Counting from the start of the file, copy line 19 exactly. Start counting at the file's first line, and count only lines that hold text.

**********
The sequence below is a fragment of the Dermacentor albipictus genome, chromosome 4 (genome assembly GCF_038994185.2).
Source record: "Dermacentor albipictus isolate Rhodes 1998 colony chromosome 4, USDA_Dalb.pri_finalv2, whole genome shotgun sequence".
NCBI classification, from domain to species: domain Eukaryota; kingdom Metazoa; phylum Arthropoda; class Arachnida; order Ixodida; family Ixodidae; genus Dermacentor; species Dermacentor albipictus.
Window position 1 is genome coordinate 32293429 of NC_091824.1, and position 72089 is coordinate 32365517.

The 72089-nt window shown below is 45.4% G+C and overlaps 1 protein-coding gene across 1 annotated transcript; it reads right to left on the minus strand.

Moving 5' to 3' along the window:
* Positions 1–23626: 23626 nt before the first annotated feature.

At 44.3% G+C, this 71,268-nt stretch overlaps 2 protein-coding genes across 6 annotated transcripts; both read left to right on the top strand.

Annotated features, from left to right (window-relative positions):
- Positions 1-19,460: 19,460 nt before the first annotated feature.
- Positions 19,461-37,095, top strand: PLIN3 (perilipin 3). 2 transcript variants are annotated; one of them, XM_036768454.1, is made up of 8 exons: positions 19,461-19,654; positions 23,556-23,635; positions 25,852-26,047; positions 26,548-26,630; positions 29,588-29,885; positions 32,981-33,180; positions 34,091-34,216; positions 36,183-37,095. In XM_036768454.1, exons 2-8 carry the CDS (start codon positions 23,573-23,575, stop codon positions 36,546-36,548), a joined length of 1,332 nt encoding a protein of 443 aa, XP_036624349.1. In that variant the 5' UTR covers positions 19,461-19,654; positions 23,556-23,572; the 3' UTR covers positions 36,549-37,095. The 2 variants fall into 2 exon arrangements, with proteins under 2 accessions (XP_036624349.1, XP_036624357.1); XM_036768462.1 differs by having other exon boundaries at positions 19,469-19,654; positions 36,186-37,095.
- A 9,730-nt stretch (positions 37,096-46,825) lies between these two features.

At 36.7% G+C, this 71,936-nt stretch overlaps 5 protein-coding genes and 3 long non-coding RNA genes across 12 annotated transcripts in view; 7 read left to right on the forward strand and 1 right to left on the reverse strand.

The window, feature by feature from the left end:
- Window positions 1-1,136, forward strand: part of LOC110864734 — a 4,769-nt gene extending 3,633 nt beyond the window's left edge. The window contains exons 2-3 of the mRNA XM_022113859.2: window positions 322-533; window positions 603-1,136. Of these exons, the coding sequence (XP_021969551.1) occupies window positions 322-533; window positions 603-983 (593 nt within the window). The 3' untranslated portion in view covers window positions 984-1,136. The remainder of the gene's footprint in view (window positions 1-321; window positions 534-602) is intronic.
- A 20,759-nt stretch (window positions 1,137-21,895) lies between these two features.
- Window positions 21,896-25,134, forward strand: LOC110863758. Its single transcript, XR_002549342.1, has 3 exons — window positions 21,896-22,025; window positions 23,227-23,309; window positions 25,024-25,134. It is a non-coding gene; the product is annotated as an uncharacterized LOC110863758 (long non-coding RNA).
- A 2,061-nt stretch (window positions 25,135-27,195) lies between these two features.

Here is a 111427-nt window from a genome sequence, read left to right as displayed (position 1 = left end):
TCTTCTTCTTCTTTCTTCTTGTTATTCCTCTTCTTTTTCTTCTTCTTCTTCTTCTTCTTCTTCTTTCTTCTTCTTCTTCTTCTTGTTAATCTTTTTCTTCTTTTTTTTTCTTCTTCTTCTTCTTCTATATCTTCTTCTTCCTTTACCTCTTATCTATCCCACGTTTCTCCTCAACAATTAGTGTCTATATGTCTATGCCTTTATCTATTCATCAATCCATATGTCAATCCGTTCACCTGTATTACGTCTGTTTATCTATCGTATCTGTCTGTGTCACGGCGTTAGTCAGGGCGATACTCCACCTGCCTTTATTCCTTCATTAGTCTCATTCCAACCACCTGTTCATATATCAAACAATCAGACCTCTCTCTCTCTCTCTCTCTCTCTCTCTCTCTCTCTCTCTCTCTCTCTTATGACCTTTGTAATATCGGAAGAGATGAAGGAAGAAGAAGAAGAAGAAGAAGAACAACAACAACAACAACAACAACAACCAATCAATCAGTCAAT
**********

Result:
Here is a 111427-nt window from a genome sequence, read left to right as displayed (position 1 = left end):